Gerd von Rundstedt

German Field Marshal during World War II (1875-1953)

Karl Rudolf Gerd von Rundstedt (December 12, 1875February 24, 1953) was a German field marshal in the Wehrmacht of Nazi Germany during World War II. He was dismissed after the German defeat in Normandy in July 1944, but was again recalled as Commander-in-Chief in the West in September, holding this post until his final dismissal by Adolf Hitler in March 1945. Rundstedt was aware of the various plots to depose Hitler, but refused to support them. After the war, he was charged with war crimes, but did not face trial due to his age and poor health. He was released in 1949, and died in 1953.

The vast-ness of Russia devours us.


  • The morale of the troops taking part was astonishingly high at the start of the offensive. They really believed victory was possible - unlike the higher commanders, who knew the facts.
    • Quoted in "World War II: Europe" - Page 44 - by Reg Grant, Various - 2004
  • We are in no position to withstand a prolonged static war. Wherever the allies concentrate their forces they will break through. For us there can be no question of military victory or of winning the war. Our only hope is to hold on long enough to allow some development on the political front to save Germany from complete collapse.
    • Quoted in "Hitler's last gamble: the Battle of the Bulge" - Page 61 - by Jacques Nobécourt - History - 1967
  • It is madness to attempt to hold. In the first place the troops cannot do it and in the second place if they do not retreat they will be destroyed. I repeat that this order be rescinded or that you find someone else.
    • November 30, 1941. Rundstedt sent this wire message that resulted in him being dismissed from office. Quoted in "The Rise and Fall of the Third Reich: A History of Nazi Germany" - Page 861 - by William Lawrence Shirer - Germany - 1990
  • The vastness of Russia devours us.
    • In the summer of 1942. Quoted in "Inside Hitler's Germany: Life Under the Third Reich" - Page 127 - by Matthew Hughes, Chris Mann - History - 2002
  • We should have known better after the first war. The French came close to collapse in 1917; der Englander, even after our 1918 offensive, never.
    • Quoted in "Crossroads of Modern Warfare" - by Drew Middleton - History - 1983
  • Just as the defending force has gathered valuable experience from...Dieppe, so has the assaulting force...He will not do it like this a second time.
    • August 1942. Quoted in "Dieppe 1942: The Jubilee Disaster" - Page 263 - by Ronald Atkin - History - 1980
  • I strongly object to the fact that this stupid operation in the Ardennes is sometimes called the 'Rundstedt Offensive'. This is a complete misnomer. I had nothing to do with it. It came to me as an order complete to the last detail. Hitler had even written on the plan in his own handwriting "not to be altered."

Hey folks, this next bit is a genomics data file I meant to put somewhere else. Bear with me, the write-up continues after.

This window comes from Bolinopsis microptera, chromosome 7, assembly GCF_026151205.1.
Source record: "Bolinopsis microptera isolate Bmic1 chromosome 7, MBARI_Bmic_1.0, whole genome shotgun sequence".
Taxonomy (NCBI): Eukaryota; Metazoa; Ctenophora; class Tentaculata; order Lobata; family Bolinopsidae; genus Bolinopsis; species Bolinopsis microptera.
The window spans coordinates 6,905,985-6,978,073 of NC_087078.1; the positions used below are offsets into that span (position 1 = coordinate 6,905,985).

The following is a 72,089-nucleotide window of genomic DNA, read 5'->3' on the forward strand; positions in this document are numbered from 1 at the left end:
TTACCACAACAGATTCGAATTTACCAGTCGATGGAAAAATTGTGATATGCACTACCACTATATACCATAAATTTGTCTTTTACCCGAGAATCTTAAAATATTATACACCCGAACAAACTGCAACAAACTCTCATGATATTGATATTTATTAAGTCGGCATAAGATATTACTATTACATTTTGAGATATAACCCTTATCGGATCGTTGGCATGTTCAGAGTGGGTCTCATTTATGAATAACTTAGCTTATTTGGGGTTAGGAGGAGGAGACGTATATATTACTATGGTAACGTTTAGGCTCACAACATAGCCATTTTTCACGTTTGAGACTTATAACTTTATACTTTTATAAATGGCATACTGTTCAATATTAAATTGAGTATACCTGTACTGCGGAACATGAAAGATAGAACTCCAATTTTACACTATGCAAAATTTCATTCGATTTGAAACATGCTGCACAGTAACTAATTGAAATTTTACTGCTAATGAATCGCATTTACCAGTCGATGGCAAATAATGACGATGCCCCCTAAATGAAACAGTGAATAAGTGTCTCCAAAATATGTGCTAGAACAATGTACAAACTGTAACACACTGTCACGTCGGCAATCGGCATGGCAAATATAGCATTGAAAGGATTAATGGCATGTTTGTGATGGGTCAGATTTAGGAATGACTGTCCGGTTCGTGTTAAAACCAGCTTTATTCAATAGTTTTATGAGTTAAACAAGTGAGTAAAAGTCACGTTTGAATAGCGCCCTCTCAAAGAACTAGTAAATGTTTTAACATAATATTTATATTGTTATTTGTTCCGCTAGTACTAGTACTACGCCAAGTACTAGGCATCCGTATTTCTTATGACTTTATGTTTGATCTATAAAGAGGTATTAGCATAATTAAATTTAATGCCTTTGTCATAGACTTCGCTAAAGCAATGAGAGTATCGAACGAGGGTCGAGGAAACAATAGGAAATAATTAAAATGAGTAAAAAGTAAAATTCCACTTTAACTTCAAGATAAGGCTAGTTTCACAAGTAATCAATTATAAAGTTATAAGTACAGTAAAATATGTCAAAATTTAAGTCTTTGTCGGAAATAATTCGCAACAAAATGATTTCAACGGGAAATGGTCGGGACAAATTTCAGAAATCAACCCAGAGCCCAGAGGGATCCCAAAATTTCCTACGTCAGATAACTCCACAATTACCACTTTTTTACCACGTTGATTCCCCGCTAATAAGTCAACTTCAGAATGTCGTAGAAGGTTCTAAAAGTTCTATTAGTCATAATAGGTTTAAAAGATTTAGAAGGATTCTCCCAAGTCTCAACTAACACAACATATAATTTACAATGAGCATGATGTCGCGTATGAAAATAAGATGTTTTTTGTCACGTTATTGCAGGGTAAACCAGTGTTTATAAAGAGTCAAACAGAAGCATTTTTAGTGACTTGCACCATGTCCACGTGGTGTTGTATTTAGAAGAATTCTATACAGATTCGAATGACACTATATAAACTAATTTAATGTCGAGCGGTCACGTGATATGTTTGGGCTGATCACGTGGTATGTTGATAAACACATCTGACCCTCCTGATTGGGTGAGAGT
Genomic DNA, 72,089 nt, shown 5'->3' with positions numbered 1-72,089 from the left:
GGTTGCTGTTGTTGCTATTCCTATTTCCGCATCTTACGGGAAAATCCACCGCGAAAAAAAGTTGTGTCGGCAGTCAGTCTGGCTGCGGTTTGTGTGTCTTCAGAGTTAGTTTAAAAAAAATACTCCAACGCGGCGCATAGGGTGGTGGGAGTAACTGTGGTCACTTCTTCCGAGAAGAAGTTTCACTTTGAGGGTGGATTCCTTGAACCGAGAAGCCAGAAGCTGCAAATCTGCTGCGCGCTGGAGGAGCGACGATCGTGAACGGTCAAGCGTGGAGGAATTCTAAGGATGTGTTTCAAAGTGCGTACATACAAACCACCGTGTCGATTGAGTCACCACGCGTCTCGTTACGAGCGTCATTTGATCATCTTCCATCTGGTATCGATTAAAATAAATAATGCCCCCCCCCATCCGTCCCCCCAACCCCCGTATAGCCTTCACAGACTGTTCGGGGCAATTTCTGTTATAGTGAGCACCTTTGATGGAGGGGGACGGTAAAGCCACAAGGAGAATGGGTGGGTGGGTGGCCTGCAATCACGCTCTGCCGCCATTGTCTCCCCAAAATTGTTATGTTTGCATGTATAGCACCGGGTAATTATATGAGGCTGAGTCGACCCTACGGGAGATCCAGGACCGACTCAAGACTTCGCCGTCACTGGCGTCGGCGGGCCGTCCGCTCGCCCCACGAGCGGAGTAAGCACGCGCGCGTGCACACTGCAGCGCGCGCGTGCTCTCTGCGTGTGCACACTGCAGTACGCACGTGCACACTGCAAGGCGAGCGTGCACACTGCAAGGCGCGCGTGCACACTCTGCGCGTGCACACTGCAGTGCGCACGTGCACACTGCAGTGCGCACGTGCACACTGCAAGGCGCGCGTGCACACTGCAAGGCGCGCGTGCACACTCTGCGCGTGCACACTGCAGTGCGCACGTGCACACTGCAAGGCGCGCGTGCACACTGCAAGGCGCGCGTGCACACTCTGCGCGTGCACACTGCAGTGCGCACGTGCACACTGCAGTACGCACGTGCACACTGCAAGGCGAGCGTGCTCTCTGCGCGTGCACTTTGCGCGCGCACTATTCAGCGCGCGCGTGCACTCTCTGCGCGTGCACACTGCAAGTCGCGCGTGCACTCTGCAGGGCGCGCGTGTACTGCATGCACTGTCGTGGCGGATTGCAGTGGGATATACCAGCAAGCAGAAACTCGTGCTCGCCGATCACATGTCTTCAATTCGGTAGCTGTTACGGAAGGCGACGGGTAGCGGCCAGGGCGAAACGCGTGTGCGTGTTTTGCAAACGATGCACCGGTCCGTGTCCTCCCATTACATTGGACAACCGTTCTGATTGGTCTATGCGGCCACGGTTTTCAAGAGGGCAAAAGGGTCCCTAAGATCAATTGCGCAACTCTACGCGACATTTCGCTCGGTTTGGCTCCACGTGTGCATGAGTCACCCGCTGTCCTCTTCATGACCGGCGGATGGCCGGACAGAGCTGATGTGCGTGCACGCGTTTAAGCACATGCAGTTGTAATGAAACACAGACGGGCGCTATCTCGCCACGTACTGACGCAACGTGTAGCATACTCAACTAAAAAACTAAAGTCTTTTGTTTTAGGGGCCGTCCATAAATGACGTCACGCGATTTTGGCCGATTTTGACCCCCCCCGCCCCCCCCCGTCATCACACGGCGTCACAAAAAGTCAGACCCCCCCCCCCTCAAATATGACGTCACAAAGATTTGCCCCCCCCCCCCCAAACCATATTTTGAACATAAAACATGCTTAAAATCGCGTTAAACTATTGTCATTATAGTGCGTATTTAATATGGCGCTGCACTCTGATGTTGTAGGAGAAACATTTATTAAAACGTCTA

• Quoted in "Churchill and Hitler: Essays on the Political-Military Direction of Total War" - Page 194 - by David Jablonsky - History - 1994
  • Make peace, you fools!
    • Message given to a staff officer after calling Hitler's headquarters. Quoted in "SS Steel Rain: Waffen-SS Panzer" - by Tim Ripley - History - 2002
  • It is a pity that this faithful youth is sacrificed in a hopeless situation.
    • Quoted in "The Second World War: A Complete History" - Page 585 - by Sir Martin Gilbert - History - 2004
  • Three factors defeated us in the West where I was in command. First, the unheard-of superiority of your air force, which made all movement in daytime impossible. Second, the lack of motor fuel - oil and gas - so that the Panzers and even the Luftwaffe were unable to move. Third, the systematic destruction of all railway communications so that it was impossible to bring one single railroad train across the Rhine.
    • Quoted in "The Battle of the Bulge: Hitler's Final Gamble" - by Patrick Delaforce - History - 2004
  • Nothing would have been changed for the German people, but my name would have gone down in history as that of the greatest traitor.
    • Quoted in "Trial of the Major War Criminals Before the International Military Tribunal - Page 87 - Nuremberg, Germany - 1947
  • If I had had my way the English would not have got off so lightly at Dunkirk. But my hands were tied by direct orders from Hitler himself. While the English were clambering into the ships off the beaches, I was kept uselessly outside the port unable to move. I recommended to the Supreme Command that my five Panzer divisions be immediately sent into the town and thereby completely destroy the retreating English. But I received definite orders from the Führer that under no circumstances was I to attack, and I was expressly forbidden to send any of my troops closer than ten kilometres from Dunkirk. At this distance I sat outside the town watching the English escape, while my tanks and infantry were prohibited from moving. This incredible blunder was due to Hitler's personal idea of generalship.
    • Quoted in "Hitler's Generals" - Page 191 - by Correlli Barnett - History - 2003
  • Long before winter came the chances had been diminished owing to the repeated delays in the advance that were caused by bad roads, and mud. The 'black earth' of the Ukraine could be turned into mud by ten minutes rain - stopping all movement until it dried. That was a heavy handicap in a race with time. It was, increased by a lack of railways in Russia - for bringing up supplies to our advancing troops. Another adverse factor was the way the Russians received continual reinforcements from their back areas, as they fell back. It seemed to us that as soon as one force was wiped out, the path was blocked by the arrival of a fresh force.
    • Quoted in "The Other Side of the Hill" - Page 184 - by Basil Henry Liddell Hart - 1948

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